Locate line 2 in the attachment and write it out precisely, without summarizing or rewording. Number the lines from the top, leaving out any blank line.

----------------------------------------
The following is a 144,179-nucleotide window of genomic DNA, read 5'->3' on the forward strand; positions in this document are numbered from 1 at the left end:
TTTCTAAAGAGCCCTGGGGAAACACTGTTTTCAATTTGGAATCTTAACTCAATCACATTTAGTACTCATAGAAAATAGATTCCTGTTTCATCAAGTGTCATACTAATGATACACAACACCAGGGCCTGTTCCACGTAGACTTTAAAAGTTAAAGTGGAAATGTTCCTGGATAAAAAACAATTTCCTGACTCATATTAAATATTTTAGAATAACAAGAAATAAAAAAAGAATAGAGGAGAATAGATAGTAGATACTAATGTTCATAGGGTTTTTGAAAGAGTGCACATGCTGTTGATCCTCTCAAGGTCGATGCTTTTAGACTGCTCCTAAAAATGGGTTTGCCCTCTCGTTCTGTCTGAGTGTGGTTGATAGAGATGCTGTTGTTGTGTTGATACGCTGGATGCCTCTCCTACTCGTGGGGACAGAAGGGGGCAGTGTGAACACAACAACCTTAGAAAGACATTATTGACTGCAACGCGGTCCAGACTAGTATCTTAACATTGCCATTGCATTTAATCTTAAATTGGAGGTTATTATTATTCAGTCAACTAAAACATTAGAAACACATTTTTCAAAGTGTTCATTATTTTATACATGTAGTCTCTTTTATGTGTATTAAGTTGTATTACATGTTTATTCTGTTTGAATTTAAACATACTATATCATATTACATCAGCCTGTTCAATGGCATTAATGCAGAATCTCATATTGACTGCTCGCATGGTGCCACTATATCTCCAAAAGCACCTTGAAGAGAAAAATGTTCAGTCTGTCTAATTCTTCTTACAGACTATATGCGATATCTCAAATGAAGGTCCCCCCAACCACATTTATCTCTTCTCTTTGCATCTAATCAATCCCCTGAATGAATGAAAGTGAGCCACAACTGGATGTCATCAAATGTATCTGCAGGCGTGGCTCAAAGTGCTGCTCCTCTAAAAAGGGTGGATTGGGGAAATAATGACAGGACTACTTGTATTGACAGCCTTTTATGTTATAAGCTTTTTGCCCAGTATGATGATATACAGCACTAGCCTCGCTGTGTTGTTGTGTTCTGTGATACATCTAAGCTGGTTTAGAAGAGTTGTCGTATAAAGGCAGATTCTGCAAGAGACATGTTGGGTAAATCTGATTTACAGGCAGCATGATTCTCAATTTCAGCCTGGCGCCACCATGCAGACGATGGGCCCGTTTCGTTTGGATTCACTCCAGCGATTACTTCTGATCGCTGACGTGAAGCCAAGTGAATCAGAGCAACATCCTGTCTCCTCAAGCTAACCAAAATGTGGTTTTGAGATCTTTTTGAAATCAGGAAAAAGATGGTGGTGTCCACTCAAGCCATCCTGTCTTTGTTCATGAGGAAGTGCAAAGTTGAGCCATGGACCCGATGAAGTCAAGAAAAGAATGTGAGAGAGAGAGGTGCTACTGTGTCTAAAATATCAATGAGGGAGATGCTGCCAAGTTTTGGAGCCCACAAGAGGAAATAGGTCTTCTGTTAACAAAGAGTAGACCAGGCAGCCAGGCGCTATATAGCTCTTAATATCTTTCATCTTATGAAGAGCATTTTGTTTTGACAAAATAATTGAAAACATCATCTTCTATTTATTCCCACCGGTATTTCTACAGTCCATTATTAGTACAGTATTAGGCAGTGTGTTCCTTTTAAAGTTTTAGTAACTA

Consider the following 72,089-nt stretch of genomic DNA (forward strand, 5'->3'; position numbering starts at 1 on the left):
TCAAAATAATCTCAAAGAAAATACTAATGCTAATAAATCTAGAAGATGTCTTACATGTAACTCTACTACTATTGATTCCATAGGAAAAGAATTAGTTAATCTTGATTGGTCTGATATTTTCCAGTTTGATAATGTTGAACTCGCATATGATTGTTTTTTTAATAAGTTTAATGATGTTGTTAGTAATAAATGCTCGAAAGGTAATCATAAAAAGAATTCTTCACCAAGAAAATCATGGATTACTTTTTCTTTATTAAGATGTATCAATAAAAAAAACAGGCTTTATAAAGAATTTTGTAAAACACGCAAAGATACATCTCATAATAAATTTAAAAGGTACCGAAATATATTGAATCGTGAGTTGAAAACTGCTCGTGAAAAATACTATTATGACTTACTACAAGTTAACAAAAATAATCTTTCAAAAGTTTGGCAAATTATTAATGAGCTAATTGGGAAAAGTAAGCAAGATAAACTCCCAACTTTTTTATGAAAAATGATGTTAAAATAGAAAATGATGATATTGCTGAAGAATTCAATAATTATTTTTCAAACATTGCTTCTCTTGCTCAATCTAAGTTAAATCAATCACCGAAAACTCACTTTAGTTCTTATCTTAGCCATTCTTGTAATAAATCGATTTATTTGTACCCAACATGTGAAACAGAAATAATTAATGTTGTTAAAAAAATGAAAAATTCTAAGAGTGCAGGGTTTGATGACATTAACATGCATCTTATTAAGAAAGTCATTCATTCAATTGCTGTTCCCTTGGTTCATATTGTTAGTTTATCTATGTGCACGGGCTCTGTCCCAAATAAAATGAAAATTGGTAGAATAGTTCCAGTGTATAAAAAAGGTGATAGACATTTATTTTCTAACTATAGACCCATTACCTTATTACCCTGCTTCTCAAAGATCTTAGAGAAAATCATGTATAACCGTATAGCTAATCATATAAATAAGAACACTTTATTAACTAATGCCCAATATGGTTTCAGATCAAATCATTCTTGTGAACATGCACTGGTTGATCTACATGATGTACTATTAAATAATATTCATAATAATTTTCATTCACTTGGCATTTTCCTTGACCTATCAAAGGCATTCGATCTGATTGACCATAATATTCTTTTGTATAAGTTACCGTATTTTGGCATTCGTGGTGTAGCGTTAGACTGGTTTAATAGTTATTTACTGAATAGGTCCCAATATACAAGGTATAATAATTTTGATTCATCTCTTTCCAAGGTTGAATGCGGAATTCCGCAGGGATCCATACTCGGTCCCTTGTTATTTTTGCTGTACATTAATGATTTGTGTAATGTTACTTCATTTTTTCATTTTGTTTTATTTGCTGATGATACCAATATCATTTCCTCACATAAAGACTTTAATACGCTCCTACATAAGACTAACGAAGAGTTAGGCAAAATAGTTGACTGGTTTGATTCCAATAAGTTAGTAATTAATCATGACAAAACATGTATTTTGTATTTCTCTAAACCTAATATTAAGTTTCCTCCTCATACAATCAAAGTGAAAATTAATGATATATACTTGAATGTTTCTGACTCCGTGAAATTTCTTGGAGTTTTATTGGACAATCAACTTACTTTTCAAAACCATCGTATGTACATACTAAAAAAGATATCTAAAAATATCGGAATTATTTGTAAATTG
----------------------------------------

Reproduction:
TTTCTAAAGAGCCCTGGGGAAACACTGTTTTCAATTTGGAATCTTAACTCAATCACATTTAGTACTCATAGAAAATAGATTCCTGTTTCATCAAGTGTCATACTAATGATACACAACACCAGGGCCTGTTCCACGTAGACTTTAAAAGTTAAAGTGGAAATGTTCCTGGATAAAAAACAATTTCCTGACTCATATTAAATATTTTAGAATAACAAGAAATAAAAAAAGAATAGAGGAGAATAGATAGTAGATACTAATGTTCATAGGGTTTTTGAAAGAGTGCACATGCTGTTGATCCTCTCAAGGTCGATGCTTTTAGACTGCTCCTAAAAATGGGTTTGCCCTCTCGTTCTGTCTGAGTGTGGTTGATAGAGATGCTGTTGTTGTGTTGATACGCTGGATGCCTCTCCTACTCGTGGGGACAGAAGGGGGCAGTGTGAACACAACAACCTTAGAAAGACATTATTGACTGCAACGCGGTCCAGACTAGTATCTTAACATTGCCATTGCATTTAATCTTAAATTGGAGGTTATTATTATTCAGTCAACTAAAACATTAGAAACACATTTTTCAAAGTGTTCATTATTTTATACATGTAGTCTCTTTTATGTGTATTAAGTTGTATTACATGTTTATTCTGTTTGAATTTAAACATACTATATCATATTACATCAGCCTGTTCAATGGCATTAATGCAGAATCTCATATTGACTGCTCGCATGGTGCCACTATATCTCCAAAAGCACCTTGAAGAGAAAAATGTTCAGTCTGTCTAATTCTTCTTACAGACTATATGCGATATCTCAAATGAAGGTCCCCCCAACCACATTTATCTCTTCTCTTTGCATCTAATCAATCCCCTGAATGAATGAAAGTGAGCCACAACTGGATGTCATCAAATGTATCTGCAGGCGTGGCTCAAAGTGCTGCTCCTCTAAAAAGGGTGGATTGGGGAAATAATGACAGGACTACTTGTATTGACAGCCTTTTATGTTATAAGCTTTTTGCCCAGTATGATGATATACAGCACTAGCCTCGCTGTGTTGTTGTGTTCTGTGATACATCTAAGCTGGTTTAGAAGAGTTGTCGTATAAAGGCAGATTCTGCAAGAGACATGTTGGGTAAATCTGATTTACAGGCAGCATGATTCTCAATTTCAGCCTGGCGCCACCATGCAGACGATGGGCCCGTTTCGTTTGGATTCACTCCAGCGATTACTTCTGATCGCTGACGTGAAGCCAAGTGAATCAGAGCAACATCCTGTCTCCTCAAGCTAACCAAAATGTGGTTTTGAGATCTTTTTGAAATCAGGAAAAAGATGGTGGTGTCCACTCAAGCCATCCTGTCTTTGTTCATGAGGAAGTGCAAAGTTGAGCCATGGACCCGATGAAGTCAAGAAAAGAATGTGAGAGAGAGAGGTGCTACTGTGTCTAAAATATCAATGAGGGAGATGCTGCCAAGTTTTGGAGCCCACAAGAGGAAATAGGTCTTCTGTTAACAAAGAGTAGACCAGGCAGCCAGGCGCTATATAGCTCTTAATATCTTTCATCTTATGAAGAGCATTTTGTTTTGACAAAATAATTGAAAACATCATCTTCTATTTATTCCCACCGGTATTTCTACAGTCCATTATTAGTACAGTATTAGGCAGTGTGTTCCTTTTAAAGTTTTAGTAACTA